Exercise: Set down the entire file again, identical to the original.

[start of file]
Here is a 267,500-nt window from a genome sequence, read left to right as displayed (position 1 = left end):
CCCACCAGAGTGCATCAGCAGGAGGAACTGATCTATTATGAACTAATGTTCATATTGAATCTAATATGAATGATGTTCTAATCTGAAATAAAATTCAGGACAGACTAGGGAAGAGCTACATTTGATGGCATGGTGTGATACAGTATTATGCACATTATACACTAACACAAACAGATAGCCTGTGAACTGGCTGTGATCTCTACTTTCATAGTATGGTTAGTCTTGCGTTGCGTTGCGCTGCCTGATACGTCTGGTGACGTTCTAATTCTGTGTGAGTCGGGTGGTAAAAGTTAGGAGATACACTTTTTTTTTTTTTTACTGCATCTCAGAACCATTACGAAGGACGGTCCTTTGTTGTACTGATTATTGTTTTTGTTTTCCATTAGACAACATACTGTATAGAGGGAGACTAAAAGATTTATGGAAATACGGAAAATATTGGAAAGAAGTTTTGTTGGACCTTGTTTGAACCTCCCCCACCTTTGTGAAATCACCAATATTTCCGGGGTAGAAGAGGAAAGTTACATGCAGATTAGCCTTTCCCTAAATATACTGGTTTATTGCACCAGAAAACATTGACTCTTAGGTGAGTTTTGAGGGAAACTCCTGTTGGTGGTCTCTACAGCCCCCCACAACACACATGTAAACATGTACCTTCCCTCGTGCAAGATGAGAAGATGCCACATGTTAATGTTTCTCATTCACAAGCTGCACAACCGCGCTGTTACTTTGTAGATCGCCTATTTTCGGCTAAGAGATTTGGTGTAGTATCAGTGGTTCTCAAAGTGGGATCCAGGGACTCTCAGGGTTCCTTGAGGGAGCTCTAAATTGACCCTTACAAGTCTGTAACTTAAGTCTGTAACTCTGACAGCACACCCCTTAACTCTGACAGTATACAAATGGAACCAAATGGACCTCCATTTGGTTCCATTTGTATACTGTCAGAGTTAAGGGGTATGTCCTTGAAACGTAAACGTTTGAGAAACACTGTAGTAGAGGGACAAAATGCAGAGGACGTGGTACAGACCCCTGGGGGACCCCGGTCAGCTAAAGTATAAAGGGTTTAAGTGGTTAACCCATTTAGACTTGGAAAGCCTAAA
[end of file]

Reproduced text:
Here is a 267,500-nt window from a genome sequence, read left to right as displayed (position 1 = left end):
CCCACCAGAGTGCATCAGCAGGAGGAACTGATCTATTATGAACTAATGTTCATATTGAATCTAATATGAATGATGTTCTAATCTGAAATAAAATTCAGGACAGACTAGGGAAGAGCTACATTTGATGGCATGGTGTGATACAGTATTATGCACATTATACACTAACACAAACAGATAGCCTGTGAACTGGCTGTGATCTCTACTTTCATAGTATGGTTAGTCTTGCGTTGCGTTGCGCTGCCTGATACGTCTGGTGACGTTCTAATTCTGTGTGAGTCGGGTGGTAAAAGTTAGGAGATACACTTTTTTTTTTTTTTACTGCATCTCAGAACCATTACGAAGGACGGTCCTTTGTTGTACTGATTATTGTTTTTGTTTTCCATTAGACAACATACTGTATAGAGGGAGACTAAAAGATTTATGGAAATACGGAAAATATTGGAAAGAAGTTTTGTTGGACCTTGTTTGAACCTCCCCCACCTTTGTGAAATCACCAATATTTCCGGGGTAGAAGAGGAAAGTTACATGCAGATTAGCCTTTCCCTAAATATACTGGTTTATTGCACCAGAAAACATTGACTCTTAGGTGAGTTTTGAGGGAAACTCCTGTTGGTGGTCTCTACAGCCCCCCACAACACACATGTAAACATGTACCTTCCCTCGTGCAAGATGAGAAGATGCCACATGTTAATGTTTCTCATTCACAAGCTGCACAACCGCGCTGTTACTTTGTAGATCGCCTATTTTCGGCTAAGAGATTTGGTGTAGTATCAGTGGTTCTCAAAGTGGGATCCAGGGACTCTCAGGGTTCCTTGAGGGAGCTCTAAATTGACCCTTACAAGTCTGTAACTTAAGTCTGTAACTCTGACAGCACACCCCTTAACTCTGACAGTATACAAATGGAACCAAATGGACCTCCATTTGGTTCCATTTGTATACTGTCAGAGTTAAGGGGTATGTCCTTGAAACGTAAACGTTTGAGAAACACTGTAGTAGAGGGACAAAATGCAGAGGACGTGGTACAGACCCCTGGGGGACCCCGGTCAGCTAAAGTATAAAGGGTTTAAGTGGTTAACCCATTTAGACTTGGAAAGCCTAAA